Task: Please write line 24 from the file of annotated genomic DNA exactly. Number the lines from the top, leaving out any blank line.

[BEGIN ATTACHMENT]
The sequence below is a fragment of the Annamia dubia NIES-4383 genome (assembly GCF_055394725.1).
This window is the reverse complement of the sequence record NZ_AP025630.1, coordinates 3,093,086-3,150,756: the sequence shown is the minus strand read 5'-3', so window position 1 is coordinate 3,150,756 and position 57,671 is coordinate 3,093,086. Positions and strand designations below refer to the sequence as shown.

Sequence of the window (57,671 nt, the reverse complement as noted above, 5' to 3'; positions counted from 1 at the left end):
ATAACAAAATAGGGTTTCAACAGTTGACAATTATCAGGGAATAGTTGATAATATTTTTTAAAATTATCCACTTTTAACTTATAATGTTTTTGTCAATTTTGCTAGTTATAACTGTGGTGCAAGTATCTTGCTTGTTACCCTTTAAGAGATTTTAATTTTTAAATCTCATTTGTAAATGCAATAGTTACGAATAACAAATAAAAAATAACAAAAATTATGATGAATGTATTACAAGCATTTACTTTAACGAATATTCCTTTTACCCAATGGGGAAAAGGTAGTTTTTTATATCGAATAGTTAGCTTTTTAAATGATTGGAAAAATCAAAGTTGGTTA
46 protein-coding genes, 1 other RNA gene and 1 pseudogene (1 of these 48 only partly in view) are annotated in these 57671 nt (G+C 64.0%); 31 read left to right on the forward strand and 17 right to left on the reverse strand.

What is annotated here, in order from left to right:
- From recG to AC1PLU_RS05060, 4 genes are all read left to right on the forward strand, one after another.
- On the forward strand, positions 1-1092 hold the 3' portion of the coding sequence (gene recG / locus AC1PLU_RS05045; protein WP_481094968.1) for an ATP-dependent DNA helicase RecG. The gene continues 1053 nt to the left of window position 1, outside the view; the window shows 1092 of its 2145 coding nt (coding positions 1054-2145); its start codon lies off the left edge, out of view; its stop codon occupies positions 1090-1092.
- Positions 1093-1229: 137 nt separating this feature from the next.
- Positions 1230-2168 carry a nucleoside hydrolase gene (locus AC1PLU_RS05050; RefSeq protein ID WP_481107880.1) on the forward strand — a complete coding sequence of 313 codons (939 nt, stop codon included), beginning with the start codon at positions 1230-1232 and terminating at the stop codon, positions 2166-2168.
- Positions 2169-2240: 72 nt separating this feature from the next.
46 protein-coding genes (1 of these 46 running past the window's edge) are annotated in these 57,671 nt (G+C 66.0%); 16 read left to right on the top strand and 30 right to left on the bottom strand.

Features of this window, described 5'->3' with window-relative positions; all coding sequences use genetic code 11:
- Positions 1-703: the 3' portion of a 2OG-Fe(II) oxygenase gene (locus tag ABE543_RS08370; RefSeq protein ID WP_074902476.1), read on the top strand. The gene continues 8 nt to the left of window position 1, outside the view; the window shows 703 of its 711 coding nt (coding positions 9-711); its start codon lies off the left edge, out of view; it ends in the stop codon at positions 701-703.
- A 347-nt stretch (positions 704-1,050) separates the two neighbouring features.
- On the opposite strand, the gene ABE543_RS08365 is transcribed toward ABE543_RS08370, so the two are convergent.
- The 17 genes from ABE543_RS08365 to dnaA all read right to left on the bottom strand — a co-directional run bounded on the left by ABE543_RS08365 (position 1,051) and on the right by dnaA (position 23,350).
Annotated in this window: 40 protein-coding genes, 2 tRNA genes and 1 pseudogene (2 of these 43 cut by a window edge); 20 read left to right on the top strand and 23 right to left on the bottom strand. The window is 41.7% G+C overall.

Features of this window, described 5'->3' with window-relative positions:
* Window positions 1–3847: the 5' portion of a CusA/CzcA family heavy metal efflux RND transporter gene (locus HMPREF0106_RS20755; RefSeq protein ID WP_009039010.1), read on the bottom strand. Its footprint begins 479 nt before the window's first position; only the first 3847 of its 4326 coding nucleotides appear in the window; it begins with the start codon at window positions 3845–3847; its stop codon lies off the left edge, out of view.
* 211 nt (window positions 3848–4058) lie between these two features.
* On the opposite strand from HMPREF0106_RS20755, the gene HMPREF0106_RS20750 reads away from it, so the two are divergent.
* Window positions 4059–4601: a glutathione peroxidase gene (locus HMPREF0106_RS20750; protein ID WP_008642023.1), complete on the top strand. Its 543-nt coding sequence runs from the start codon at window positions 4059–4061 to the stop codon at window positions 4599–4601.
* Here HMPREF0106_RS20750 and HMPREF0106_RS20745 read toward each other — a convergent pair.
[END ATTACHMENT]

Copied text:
* Here HMPREF0106_RS20750 and HMPREF0106_RS20745 read toward each other — a convergent pair.